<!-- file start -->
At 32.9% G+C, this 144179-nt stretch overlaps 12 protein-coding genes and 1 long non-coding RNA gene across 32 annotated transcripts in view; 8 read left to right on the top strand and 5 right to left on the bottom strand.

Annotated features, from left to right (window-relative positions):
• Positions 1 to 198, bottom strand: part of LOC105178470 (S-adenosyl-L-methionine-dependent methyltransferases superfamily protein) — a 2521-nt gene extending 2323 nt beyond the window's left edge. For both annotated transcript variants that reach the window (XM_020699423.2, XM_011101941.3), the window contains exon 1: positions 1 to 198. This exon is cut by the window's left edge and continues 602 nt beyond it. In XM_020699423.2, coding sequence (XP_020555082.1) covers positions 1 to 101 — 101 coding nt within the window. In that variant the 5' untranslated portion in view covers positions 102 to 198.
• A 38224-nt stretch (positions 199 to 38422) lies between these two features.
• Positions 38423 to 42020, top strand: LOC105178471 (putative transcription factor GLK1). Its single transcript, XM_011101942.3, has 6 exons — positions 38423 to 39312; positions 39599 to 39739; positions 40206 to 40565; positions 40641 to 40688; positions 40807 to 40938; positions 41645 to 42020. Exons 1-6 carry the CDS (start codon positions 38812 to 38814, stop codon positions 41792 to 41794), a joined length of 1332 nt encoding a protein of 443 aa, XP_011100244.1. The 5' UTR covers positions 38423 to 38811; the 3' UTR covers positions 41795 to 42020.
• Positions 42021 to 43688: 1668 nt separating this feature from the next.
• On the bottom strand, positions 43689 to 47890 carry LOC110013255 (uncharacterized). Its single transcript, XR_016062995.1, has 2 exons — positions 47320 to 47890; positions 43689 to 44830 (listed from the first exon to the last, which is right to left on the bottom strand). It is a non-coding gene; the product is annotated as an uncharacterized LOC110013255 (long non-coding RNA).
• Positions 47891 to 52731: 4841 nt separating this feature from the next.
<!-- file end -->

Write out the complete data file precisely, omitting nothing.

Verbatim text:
At 32.9% G+C, this 144179-nt stretch overlaps 12 protein-coding genes and 1 long non-coding RNA gene across 32 annotated transcripts in view; 8 read left to right on the top strand and 5 right to left on the bottom strand.

Annotated features, from left to right (window-relative positions):
• Positions 1 to 198, bottom strand: part of LOC105178470 (S-adenosyl-L-methionine-dependent methyltransferases superfamily protein) — a 2521-nt gene extending 2323 nt beyond the window's left edge. For both annotated transcript variants that reach the window (XM_020699423.2, XM_011101941.3), the window contains exon 1: positions 1 to 198. This exon is cut by the window's left edge and continues 602 nt beyond it. In XM_020699423.2, coding sequence (XP_020555082.1) covers positions 1 to 101 — 101 coding nt within the window. In that variant the 5' untranslated portion in view covers positions 102 to 198.
• A 38224-nt stretch (positions 199 to 38422) lies between these two features.
• Positions 38423 to 42020, top strand: LOC105178471 (putative transcription factor GLK1). Its single transcript, XM_011101942.3, has 6 exons — positions 38423 to 39312; positions 39599 to 39739; positions 40206 to 40565; positions 40641 to 40688; positions 40807 to 40938; positions 41645 to 42020. Exons 1-6 carry the CDS (start codon positions 38812 to 38814, stop codon positions 41792 to 41794), a joined length of 1332 nt encoding a protein of 443 aa, XP_011100244.1. The 5' UTR covers positions 38423 to 38811; the 3' UTR covers positions 41795 to 42020.
• Positions 42021 to 43688: 1668 nt separating this feature from the next.
• On the bottom strand, positions 43689 to 47890 carry LOC110013255 (uncharacterized). Its single transcript, XR_016062995.1, has 2 exons — positions 47320 to 47890; positions 43689 to 44830 (listed from the first exon to the last, which is right to left on the bottom strand). It is a non-coding gene; the product is annotated as an uncharacterized LOC110013255 (long non-coding RNA).
• Positions 47891 to 52731: 4841 nt separating this feature from the next.